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Dynamips is an emulator computer program that was written to emulate Cisco routers. It has been created by Christophe Fillot who started his work in August 2005. Dynamips runs on FreeBSD, Linux, Mac OS X or Windows and can emulate the hardware of the Cisco series routing platforms by directly booting an actual Cisco IOS software image into the emulator. Dynamips emulates Cisco platforms 1700, 2600, 2691, 3600, 3725, 3745, and 7200.
Although Dynamips original development has been stalled since version 0.2.8-RC2, released in October 2007, development continues through the efforts of the GNS3 project and its volunteers; Dynamips is now up to version 0.2.14-dev on Windows, Linux and OS X, and version 0.2.8-RC2 on Solaris. There are a few add-ons written for it. One of the most popular is Dynagen, which is a front-end add-on that allows the use of an INI configuration file to provision Dynamips emulator networks. Another popular add-on is GNS3, a graphical front end for Dynamips and Dynagen. The source code is licensed under the GNU GPL.
According to Fillot, the creator, this kind of emulator would be useful to:
- Be used as a training platform, with software used in real world. It would allow people to become more familiar with Cisco devices, Cisco being the world leader in networking technologies.
- Test and experiment features of Cisco IOS.
- Quickly check configurations to be deployed later on real routers.
Dynamips uses a fair amount of RAM and CPU in order to accomplish its emulation of the MIPS processor. If you intend to run an IOS image that requires 256 MB of RAM on a real 7200 router, and you devote 256 MB of RAM to your virtual router instance, it will allocate 256 MB of working set memory. Dynamips also allocates (by default) 64 MB of RAM / instance on Unix systems (16 MB on Windows systems) to cache JIT translations. This will be the total working set size; by default the amount of your system’s actual RAM used will typically be significantly less. This is because by default Dynamips uses memory mapped files for the routers’ virtual memory. In the working directory you will see temporary “ram” files equal to the size of the virtual routers’ RAM size. Your OS will naturally cache in RAM the sections of the mmap files that are being used. (See the Memory Usage Optimizations section for configuration options that can signficanly reduce memory utilization).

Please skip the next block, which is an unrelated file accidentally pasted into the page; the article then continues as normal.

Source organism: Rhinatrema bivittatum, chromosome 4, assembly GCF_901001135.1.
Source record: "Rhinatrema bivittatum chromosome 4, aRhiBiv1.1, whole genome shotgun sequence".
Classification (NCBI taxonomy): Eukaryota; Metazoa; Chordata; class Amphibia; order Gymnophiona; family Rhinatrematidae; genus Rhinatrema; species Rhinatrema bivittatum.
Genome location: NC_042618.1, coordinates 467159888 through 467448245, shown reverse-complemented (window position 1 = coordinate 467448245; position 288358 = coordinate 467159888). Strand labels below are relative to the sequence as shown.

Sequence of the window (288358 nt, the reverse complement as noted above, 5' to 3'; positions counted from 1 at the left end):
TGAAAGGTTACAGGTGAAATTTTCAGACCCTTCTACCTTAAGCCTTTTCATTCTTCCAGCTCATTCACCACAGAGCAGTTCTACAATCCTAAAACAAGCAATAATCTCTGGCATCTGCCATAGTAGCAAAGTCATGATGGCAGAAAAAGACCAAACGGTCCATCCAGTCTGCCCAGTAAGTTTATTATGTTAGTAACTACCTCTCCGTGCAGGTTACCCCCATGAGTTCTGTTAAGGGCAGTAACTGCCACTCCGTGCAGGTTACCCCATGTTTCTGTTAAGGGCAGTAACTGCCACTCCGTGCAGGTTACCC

If you have plenty of RAM, and you know what you are doing, set “mmap = false” in the device default or router sections of your labs to disable mmap for those instances.
Dynamips also uses a lot of CPU, because it is emulating a router’s CPU instruction-by-instruction. it initially has no way of knowing when the virtual router’s CPU is idle so it dutifully executes all the instructions that make up IOS’s idle routines just as it would execute the instructions that perform “real” work. But once you have run through the “Idle-PC” process for a given IOS image, CPU utilization decreases drastically.